Pubdate: Sat, 24 Jul 1999
Source: New Haven Register (CT)
Copyright: 1999, New Haven Register
Author: Susan A. Zavadsky


NEW HAVEN -- Six months after a shelter for men recovering from drug
addiction was severely damaged by a broken water pipe, repairs are
unfinished and 26 people are still spending the night at a city homeless

The overnight shelter for clients of the Grant Street Partnership was
damaged when a frozen pipe burst in January, forcing dozens of clients to
stay at the city homeless shelter on Cedar Street.

Operators expected repairs to take about a month. Some parts of the building
were fixed, but major damage to the floor -- including a gaping hole --
hasn't been restored because of an insurance dispute.

Operations Manager Winston Alleyne said he his hopeful the repairs could be
finished in about four weeks because a New Jersey company with a financial
interest in the building recently plunked down $18,000 to fix the floor.

The money came from Breen Capital Services, which does financial management
work for First Union National Bank. First Union owns the part of the
building that houses Grant Street's daytime treatment program. The city owns
the other half, which houses the overnight shelter.

Breen, based in Bordentown, N.J., has an insurance policy that covers the
part of the building First Union owns. The insurance company has not yet
decided whether to pay for renovations to the other part, and the Grant
Street Partnership's insurance company paid for all repairs except the
shelter floor.

Breen decided to intervene.

"As a good faith gesture ... we forwarded the check so they can get back on
their feet," said Mark Childs, who handles Breen's real estate properties in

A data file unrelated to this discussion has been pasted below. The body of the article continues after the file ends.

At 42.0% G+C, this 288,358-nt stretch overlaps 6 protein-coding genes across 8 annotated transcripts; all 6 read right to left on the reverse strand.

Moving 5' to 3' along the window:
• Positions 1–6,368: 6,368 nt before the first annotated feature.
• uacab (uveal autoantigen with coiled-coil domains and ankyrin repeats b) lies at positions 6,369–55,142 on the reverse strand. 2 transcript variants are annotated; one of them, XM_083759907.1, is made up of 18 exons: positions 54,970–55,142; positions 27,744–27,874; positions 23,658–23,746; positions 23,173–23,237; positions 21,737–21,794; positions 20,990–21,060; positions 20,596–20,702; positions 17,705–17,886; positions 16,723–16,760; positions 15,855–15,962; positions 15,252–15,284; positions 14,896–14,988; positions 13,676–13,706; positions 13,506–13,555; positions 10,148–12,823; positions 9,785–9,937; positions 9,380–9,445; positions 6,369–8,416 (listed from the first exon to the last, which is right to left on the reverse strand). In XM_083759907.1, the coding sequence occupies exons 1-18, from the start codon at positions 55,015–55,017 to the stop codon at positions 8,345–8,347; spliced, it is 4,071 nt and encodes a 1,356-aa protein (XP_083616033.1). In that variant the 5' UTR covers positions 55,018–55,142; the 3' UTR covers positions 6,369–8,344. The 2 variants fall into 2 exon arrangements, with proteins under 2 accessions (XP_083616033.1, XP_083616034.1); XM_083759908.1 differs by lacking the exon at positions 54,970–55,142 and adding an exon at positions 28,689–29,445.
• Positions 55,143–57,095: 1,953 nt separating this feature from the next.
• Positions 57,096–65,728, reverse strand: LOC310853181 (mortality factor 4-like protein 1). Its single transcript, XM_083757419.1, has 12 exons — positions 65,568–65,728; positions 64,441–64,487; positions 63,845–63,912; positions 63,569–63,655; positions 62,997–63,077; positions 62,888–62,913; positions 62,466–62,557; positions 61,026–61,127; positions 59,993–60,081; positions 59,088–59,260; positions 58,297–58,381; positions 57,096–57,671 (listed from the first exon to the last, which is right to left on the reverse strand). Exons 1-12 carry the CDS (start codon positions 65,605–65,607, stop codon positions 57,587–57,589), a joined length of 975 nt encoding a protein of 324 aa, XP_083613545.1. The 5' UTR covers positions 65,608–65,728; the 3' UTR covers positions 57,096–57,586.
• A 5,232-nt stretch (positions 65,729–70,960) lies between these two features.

"We think that the rehab center itself is a wonderful cause. Waiting for the
insurance companies to settle would have been a lengthy process, and it was
in the best interest of everyone to get the rehab center back up and
running," Childs said.

Breen is the same company that drew bitter criticism from taxpayers earlier
this year for using questionable tactics to collect delinquent property
taxes from city homeowners.

Alleyne said Childs "has been very, very supportive. He helped out a lot in
terms of getting this whole thing resolved."

The trouble at the rehab center started on Jan. 3, when about 30 clients and
12 staff were forced out because of extensive water damage.

A pipe had frozen because of extremely cold weather, and when the
temperature rose above freezing it thawed and sent backed-up water flooding
through the sprinkler system, bursting one of the pipes.

The water ruined carpets, collapsed a part of the ceiling, damaged light
fixtures and exposed electrical wires.

Utilities had to be shut off because of the damage, and part of the shelter
floor was so severely damaged it must be replaced.

The total cost of fixing the facility will be about $80,000, Alleyne said.

He said restoring the shelter is crucial for clients who are vulnerable to
relapse if they have to return home at night.

Many live in neighborhoods or homes where drug and alcohol abuse is prevalent.

"There are some people who are strong enough to come every day and go back
home and successfully complete treatment, but those people are in the
minority," Alleyne said.

Others find it harder to resist temptation.

"They leave here and have to walk through the same set of circumstances that
landed them here," he said. "While they're here, they're in a more
controlled environment. They are among people who all have the same problem
and are all seeking recovery."

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